When it comes to the matter of lake monsters, two things can be said with a high degree of certainty: (a) sightings have been reported from pretty much all around the world; and (b) the theories for what they may be are as many as they are varied. Ogopogo, Champ, Morag, and the monsters of Loch Ness, Scotland have all captured the collective imagination of the public and the media, as well as the attention of cryptozoologists, the scientific community, and monster-hunters. But, if lake monsters really do exist – and I think they do – then what are they? That’s a good question…
Certainly, and beyond any shadow of doubt (and particularly so when it comes to the matter of what lurks within Loch Ness) the most popular theory is that the creatures are plesiosaurs: marine reptiles that lived from the Triassic Period, thrived in the Jurassic Period, and finally met their demise at the end of the Cretaceous Period. If such beasts did survive extinction, such a discovery would not just be amazing – it would be beyond amazing!
The plesiosaur theory is far from being the only one, however. As far as Nessie is concerned, Steve Plambeck has offered the intriguing and engaging possibility that the animals are giant-sized salamanders. Then, of course, there is the paranormal theory (which, personally, I do think has some merit), the idea of something complete unknown to science, and even huge catfish, sturgeon and alligator gar.
And there’s another possibility, too: giant eels. Over the years, I have investigated a number of reports of allegedly huge eels on the loose in the canals of Birmingham, England – most of which date from the late 1970s to the mid-to-late 1980s.
Richard Freeman is the Zoological Director of the Devon, England-based Center for Fortean Zoology (CFZ), and a former head-keeper at England’s Twycross Zoo. Freeman is an adherent of the theory that eels – of appropriately monstrous size – may be the key to the mystery. He says:
“The idea of a prehistoric reptile in these cold northern lakes is a non-starter. However, the monsters could be some kind of large fish. I think the best bet are giant sterile eels. The common eel swims out to the Sargasso Sea to breed then die. The baby eels follow scent trails back to their ancestral fresh waters homes and the cycle begins again. Sometimes, however, a mutation occurs and the eel is sterile. These stay in fresh water and keep on growing. Known as eunuch eels, no-one knows how old they get or how big.”
Hayley Stevens has undertaken an excellent study of a strange creature (or creatures) dwelling within the waters of England’s Lake Windermere. It has become known as Bownessie. In her article, Hayley provides a solid overview of the mystery, and contemplates on the nature of the beast. On that very matter of the creature’s identity, Hayley consulted with Jonathan Downes, the founder and director of the CFZ, who also believes the giant eel scenario has merit.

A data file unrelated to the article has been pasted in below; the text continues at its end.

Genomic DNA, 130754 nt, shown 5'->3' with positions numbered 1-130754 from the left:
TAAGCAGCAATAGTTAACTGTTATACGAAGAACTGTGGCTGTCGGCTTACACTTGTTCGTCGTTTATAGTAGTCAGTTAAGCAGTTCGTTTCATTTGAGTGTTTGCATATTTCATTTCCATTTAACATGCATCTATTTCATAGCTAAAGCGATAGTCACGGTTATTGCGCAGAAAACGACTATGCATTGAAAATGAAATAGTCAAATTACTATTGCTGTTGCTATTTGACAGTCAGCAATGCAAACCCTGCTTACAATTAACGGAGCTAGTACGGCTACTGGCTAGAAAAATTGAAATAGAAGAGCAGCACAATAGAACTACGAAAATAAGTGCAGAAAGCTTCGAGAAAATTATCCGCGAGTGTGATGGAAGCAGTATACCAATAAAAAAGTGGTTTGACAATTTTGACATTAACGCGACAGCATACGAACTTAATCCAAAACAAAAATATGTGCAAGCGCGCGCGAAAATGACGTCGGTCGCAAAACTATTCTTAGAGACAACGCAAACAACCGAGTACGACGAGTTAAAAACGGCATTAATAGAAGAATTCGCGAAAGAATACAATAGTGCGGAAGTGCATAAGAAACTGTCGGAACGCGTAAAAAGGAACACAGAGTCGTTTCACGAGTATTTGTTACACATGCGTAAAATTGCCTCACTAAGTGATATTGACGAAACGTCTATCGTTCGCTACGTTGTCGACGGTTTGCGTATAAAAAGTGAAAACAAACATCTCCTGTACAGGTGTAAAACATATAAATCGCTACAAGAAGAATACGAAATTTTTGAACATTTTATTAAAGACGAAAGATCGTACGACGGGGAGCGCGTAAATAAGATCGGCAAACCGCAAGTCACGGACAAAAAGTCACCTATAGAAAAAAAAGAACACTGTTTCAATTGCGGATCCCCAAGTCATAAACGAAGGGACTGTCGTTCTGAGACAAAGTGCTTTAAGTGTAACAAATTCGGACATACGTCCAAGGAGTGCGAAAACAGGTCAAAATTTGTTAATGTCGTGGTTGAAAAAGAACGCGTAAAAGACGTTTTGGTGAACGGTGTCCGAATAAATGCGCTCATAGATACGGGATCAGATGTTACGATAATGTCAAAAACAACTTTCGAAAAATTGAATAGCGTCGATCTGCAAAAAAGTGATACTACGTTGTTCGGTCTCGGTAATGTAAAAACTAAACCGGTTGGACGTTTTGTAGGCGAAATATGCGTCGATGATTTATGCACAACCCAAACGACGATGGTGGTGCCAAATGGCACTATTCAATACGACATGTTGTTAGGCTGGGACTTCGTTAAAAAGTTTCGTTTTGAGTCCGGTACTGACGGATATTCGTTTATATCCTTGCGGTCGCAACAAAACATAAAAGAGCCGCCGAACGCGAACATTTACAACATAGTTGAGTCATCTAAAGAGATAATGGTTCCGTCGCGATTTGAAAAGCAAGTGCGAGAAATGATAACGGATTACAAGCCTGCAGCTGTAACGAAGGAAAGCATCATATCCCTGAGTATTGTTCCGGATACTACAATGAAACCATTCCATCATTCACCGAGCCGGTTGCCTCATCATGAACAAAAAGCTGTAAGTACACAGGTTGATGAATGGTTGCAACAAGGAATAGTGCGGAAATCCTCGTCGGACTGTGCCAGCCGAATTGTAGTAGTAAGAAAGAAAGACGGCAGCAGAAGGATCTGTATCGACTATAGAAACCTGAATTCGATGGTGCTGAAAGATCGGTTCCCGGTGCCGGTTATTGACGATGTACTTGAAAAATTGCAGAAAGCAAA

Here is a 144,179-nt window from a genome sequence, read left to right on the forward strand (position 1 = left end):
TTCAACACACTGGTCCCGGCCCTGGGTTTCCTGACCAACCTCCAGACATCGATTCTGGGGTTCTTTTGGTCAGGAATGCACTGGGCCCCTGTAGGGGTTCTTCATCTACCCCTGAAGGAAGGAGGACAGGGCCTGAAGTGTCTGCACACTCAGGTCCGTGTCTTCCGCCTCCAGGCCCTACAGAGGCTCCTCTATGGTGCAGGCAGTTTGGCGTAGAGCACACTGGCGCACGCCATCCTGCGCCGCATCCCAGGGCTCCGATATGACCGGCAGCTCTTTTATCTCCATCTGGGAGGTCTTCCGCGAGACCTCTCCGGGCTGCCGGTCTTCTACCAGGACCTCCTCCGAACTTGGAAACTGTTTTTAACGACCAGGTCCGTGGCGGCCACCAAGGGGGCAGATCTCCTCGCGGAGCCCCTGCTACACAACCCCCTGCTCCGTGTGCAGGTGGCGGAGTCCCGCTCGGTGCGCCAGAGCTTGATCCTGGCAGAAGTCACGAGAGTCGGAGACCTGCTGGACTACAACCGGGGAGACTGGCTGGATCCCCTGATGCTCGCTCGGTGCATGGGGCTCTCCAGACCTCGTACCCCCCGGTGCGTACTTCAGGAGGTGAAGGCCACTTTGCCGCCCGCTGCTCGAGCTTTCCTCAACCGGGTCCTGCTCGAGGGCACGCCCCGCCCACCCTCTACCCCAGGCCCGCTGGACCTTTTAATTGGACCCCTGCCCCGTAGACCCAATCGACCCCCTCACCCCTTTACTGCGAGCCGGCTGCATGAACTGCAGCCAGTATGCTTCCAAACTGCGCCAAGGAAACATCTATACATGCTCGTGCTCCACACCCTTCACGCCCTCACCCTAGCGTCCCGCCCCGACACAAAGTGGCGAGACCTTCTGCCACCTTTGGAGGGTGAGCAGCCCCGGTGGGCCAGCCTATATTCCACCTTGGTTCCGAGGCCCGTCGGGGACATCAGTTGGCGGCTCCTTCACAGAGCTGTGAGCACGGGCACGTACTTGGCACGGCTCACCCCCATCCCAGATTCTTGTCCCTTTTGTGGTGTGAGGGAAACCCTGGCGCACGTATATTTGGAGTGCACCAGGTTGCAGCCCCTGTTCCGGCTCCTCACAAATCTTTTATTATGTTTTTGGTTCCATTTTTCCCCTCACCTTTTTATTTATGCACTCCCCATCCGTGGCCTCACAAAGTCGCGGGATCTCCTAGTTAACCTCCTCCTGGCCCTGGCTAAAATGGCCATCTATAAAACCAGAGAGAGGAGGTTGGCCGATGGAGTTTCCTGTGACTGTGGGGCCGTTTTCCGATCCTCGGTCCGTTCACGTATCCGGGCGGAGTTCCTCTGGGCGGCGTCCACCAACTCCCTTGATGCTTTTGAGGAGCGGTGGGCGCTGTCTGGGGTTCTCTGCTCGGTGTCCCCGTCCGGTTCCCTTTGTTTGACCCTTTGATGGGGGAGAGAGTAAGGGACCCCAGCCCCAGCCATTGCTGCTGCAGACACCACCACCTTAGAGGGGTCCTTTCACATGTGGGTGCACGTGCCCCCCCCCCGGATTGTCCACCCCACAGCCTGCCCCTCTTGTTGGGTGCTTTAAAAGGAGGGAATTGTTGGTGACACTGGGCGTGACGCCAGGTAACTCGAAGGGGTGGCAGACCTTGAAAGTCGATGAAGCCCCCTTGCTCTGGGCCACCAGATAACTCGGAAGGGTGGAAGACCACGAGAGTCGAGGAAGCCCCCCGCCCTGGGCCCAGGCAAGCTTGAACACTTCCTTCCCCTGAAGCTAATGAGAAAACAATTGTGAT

Jon told Hayley: “European eels are not supposed to get bigger than 4 feet but there is (or was) a 5 foot plus one in Blackpool Tower Aquarium (of all places). I think that once or twice in a generation in a large body of water like Windermere or Loch Ness, a specimen of 8-12 feet could be living.”
He also notes: “In February 2004 two Canadian tourists came upon a 25-foot eel floating in the shallows of Loch Ness. At first they thought it was dead but when it began to move they beat a hasty retreat. In the 1980s a 20-foot eel was reported in the Birmingham Ship Canal. Another 20 foot eel was supposedly caught in the cooling system in some aluminum works in Dores.”
Jon makes another intriguing point, too: “One theory suggests that these rare, naturally occurring, mutations may now be on the increase due to pollution. PCBs [Note: polychlorinated biphenyls] have long been implicated in causing sterility in fish. Could they be causing more eunuch eels in the deep lakes of Scotland?”
And as Nessie authority Roland Watson notes: “…it is well known that Loch Ness is teeming with eels. No one knows accurately how many eels inhabit the loch because of their behavior. This is because eels are classed as benthic or ‘bottom feeders’ in that they tend to live on or close to the surface of a sea or lake bottom. Therefore, sonar devices which can be adept at picking up fish in open water cannot easily pick up eels which stay close to the sloping sides of Loch Ness.”
To many seekers of strange beasts, the idea of giant eels – rather than plesiosaurs – lurking in the waters of our world’s lakes might seem tame and even disappointing. If, however, one day you find yourself confronted on the waters of Loch Ness by a marauding, 20-foot-long eel, I seriously doubt you will have any qualms about calling it a monster!
In that sense, monsters live. But, they may not be what many believe (or want) them to be: they may just be extremely large versions of very well known creatures…